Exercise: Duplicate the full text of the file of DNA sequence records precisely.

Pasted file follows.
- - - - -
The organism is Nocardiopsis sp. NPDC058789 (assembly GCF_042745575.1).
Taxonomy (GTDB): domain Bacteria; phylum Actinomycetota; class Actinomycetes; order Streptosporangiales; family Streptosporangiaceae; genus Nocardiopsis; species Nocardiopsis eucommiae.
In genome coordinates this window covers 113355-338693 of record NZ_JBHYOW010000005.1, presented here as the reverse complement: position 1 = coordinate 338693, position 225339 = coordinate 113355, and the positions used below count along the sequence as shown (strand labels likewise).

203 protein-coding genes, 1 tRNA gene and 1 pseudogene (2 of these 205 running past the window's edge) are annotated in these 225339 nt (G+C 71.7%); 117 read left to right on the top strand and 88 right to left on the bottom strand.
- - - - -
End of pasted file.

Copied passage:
The organism is Nocardiopsis sp. NPDC058789 (assembly GCF_042745575.1).
Taxonomy (GTDB): domain Bacteria; phylum Actinomycetota; class Actinomycetes; order Streptosporangiales; family Streptosporangiaceae; genus Nocardiopsis; species Nocardiopsis eucommiae.
In genome coordinates this window covers 113355-338693 of record NZ_JBHYOW010000005.1, presented here as the reverse complement: position 1 = coordinate 338693, position 225339 = coordinate 113355, and the positions used below count along the sequence as shown (strand labels likewise).

203 protein-coding genes, 1 tRNA gene and 1 pseudogene (2 of these 205 running past the window's edge) are annotated in these 225339 nt (G+C 71.7%); 117 read left to right on the top strand and 88 right to left on the bottom strand.